The Folks Behind The Tick Talk About The Superhero Show’s Radical Sincerity

The Folks Behind The Tick Talk About The Superhero Show’s Radical Sincerity

There’s a lot of hugging on Amazon’s new version of The Tick. Everybody, villains included, talks about their feelings and problems with each other. It’s a refreshing change from most on-screen superhero adaptations, and a large part of what makes The Tick so unique, even from its predecessors.

Emotional connection isn’t played for humour on the new Tick. For example, whenever Tick and Arthur reunite after moments of peril, there’s a big embrace. Don’t get me wrong; laughs may accompany displays of sentiment on the superhero series, but you’re not meant to laugh at characters for putting their feelings on display. You’re supposed to empathise. These moments of genuine emotion feel subversive with regard to the clichés of superhero genre conventions. During interviews with cast and creatives last week, I asked Ben Edlund, who created the Tick and has been involved in every TV version, about this through-line in the new series.

“It was very intentional to make sure these guys could have a warm, basically loving and platonic male bond,” Edlund said. “Yeah, it’s a little unusual but, I mean, that’s one of the things that I think would allow us to spill blood.” Even kill-crazy vigilante Overkill shows an ever-increasing range of emotions, something that Edlund and executive producer Barry Josephson say is important to the dynamics of the show. “[Overkill] is sort of one of those lone wolf creatures that doesn’t realise the degree to which he needs other people, ” Edlund told me. “And the best he’s done is this boat, and this boat is another Aegis reject, a surveillance/prison/murder boat. ‘I’m a jail, and I destroy, so…’ Their friendship works because they don’t ask questions of each other that maybe the Tick would ask Overkill.”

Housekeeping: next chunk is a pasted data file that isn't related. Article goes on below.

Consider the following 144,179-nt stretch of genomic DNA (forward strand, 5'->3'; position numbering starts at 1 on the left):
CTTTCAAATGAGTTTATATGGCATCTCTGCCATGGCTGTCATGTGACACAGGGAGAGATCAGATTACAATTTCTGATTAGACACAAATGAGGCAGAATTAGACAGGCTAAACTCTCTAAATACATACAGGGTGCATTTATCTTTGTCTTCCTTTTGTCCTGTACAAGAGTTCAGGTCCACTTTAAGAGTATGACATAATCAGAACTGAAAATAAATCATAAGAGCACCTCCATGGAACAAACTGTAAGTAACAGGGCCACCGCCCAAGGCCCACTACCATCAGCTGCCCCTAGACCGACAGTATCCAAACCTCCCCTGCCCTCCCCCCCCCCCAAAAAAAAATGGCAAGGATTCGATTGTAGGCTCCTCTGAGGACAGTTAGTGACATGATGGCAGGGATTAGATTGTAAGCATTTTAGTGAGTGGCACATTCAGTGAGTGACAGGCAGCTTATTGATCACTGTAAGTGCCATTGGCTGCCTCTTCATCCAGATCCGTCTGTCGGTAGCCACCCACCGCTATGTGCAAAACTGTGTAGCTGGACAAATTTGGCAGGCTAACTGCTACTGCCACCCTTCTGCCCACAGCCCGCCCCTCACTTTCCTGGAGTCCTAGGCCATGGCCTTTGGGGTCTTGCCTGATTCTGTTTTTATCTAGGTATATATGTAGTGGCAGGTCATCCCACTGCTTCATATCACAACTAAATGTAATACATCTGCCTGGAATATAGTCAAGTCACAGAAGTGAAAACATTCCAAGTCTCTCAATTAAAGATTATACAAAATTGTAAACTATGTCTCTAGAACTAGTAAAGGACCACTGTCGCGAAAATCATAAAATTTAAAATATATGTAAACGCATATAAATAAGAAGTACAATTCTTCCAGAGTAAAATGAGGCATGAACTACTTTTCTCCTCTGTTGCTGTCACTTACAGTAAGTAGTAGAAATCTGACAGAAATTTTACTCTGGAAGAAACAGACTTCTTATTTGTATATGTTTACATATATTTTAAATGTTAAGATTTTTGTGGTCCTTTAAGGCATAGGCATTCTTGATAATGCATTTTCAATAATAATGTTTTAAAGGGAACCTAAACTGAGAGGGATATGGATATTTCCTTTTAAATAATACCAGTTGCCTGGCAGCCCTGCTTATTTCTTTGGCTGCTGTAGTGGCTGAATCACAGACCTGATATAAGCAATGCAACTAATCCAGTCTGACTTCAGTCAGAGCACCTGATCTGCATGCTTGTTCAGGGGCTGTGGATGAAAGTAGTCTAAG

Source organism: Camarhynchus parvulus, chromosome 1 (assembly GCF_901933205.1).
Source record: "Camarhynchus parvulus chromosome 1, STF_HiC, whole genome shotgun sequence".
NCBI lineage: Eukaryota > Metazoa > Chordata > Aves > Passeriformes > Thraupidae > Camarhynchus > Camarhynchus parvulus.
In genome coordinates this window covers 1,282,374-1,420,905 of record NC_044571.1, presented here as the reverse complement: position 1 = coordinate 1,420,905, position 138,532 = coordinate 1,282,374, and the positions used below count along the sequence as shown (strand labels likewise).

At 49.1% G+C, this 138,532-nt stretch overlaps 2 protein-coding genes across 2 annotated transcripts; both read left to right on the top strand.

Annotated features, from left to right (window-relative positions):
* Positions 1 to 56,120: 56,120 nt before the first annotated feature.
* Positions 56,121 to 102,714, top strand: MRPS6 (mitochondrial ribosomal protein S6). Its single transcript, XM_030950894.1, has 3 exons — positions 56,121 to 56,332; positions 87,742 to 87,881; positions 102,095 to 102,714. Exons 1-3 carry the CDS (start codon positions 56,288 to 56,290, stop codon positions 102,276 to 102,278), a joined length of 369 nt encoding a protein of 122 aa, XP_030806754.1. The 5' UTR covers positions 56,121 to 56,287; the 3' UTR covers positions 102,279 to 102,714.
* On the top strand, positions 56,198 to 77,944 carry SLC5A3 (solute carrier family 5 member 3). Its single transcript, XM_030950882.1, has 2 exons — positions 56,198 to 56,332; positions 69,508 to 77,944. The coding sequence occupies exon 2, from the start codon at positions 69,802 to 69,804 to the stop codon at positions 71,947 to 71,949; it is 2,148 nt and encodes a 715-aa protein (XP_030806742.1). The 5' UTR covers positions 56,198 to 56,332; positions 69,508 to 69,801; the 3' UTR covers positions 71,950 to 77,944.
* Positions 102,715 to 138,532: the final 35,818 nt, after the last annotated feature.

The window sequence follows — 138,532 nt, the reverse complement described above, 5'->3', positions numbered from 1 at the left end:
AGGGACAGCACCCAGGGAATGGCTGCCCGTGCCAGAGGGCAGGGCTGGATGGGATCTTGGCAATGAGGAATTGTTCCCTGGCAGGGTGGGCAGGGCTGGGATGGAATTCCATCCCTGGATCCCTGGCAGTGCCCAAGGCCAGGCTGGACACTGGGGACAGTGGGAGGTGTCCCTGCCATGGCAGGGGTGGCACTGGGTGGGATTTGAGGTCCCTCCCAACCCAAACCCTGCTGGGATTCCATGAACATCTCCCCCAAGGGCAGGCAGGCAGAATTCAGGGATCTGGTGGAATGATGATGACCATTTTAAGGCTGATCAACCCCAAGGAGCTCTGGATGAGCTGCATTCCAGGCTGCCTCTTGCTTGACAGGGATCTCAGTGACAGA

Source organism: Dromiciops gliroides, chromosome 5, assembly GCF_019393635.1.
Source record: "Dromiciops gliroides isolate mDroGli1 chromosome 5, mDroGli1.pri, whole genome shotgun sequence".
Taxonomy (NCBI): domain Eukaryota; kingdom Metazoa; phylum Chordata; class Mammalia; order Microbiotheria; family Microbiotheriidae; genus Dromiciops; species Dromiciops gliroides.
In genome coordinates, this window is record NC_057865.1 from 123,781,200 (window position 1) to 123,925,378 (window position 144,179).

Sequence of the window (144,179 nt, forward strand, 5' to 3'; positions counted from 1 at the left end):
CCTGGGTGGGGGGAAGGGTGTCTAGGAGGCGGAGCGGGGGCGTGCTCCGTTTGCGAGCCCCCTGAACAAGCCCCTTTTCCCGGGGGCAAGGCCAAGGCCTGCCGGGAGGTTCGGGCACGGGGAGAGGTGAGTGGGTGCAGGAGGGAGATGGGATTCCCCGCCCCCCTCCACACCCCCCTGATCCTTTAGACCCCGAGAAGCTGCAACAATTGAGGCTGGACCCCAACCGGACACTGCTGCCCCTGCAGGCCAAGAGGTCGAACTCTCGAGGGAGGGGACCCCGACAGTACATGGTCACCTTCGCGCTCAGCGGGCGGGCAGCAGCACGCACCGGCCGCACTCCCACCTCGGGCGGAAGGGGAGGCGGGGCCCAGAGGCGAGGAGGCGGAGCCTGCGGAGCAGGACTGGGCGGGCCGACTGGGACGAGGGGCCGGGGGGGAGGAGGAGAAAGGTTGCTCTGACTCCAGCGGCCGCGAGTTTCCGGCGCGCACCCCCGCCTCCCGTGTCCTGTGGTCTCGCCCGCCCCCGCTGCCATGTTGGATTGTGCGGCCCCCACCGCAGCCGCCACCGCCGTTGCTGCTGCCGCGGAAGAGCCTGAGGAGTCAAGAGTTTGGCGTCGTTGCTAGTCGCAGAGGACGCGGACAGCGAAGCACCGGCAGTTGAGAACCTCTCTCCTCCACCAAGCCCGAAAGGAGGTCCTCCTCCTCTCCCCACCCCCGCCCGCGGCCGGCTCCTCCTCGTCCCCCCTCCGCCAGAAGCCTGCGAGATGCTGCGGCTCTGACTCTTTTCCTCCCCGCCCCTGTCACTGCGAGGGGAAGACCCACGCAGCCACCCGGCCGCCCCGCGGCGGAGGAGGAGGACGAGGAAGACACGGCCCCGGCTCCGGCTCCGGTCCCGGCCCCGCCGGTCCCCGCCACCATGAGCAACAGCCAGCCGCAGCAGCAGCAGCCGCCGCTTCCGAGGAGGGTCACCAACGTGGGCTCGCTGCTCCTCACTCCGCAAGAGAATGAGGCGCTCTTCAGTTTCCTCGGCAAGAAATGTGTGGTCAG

The Folks Behind The Tick Talk About The Superhero Show’s Radical Sincerity
Overkill (Scott Speiser), seen not hugging. (Photo: Amazon.)

Overkill (Scott Speiser), seen not hugging.Photo: Amazon.

Josephson chimed in to say that Dangerboat has hit a couple of bad waves. “The codependency is one thing, but, I think that Overkill likes things to just be the same, every day,” he added. “He wants no growth. He has his own agenda. The boat is growing, and wants growth. So there’s a resistance to anything like that. [Overkill] just wants him to do his job. ‘Be the dependable computer I want you to be.’ And you’ll see that growth throughout, too, towards the idea of Dangerboat having his own character arc, [one] that Overkill would rather him not have.”

Series leads Peter Serafinowicz and Griffin Newman both said they lean into the effort to create connection. “There’s a tendency with superhero stuff to be kind of emotionally detached. And I’m thinking of like, the big Batman/Superman kind of things. They’re very cold emotionally, I would say. But stylistically, that’s a choice that they have made,” Serafinowicz observed. “I think there’s a real heart at the core of [The Tick] and me and Griffin will try and add an extra layer of warmth. We’re both quite huggy guys and that came naturally to us.” The guy who plays the Tick loved Thor: Ragnarok because of its variation in tone. “I loved it and I definitely thought there was a flavour of what we were aiming to do in that [film]. Warmth is a big ingredient in [Thor: Ragnarok].”

As a comics aficionado himself, Newman said he recognises when superhero adaptations feel embarrassed to be about superheroes. “When they try to couch it, tone it down, or do it in a tongue-in-cheek ‘we’re trying to take the piss out of ourselves’ way, I get bummed out,” he told me. “I love how thoroughly The Tick is just a show about superheroes and why superheroes are great. And why these two guys like each other a lot. You know? They care about other humans and want to save them, and all that stuff.”

Caring about each other means hugs, and Newman said that the show doesn’t do any distancing “We’re men!” jokes after Tick and Arthur squeeze each other. “[The hug in episode two] was trying to feed in the Fight Club psyche-out gag, and the only discomfort in the hug is the physical act that the Tick is too strong,” he explained.

The Folks Behind The Tick Talk About The Superhero Show’s Radical Sincerity
The Tick has hugs to spare for Arthur’s sister Dot (Valorie Curry). (Photo: Amazon.)

The Tick has hugs to spare for Arthur’s sister Dot (Valorie Curry).Photo: Amazon.

“The Tick is the first person to like, grab him and just go like, ‘I get it. That’s bad. You’ve had a sad life,’” Newman continued. “These are two guys who found a way to connect with each other, in a way they haven’t been able to until this point.” You can see Tick and Arthur express that warmth – along with giving injustice a stern talking to – on the second half of The Tick‘s first season, now streaming on Amazon.

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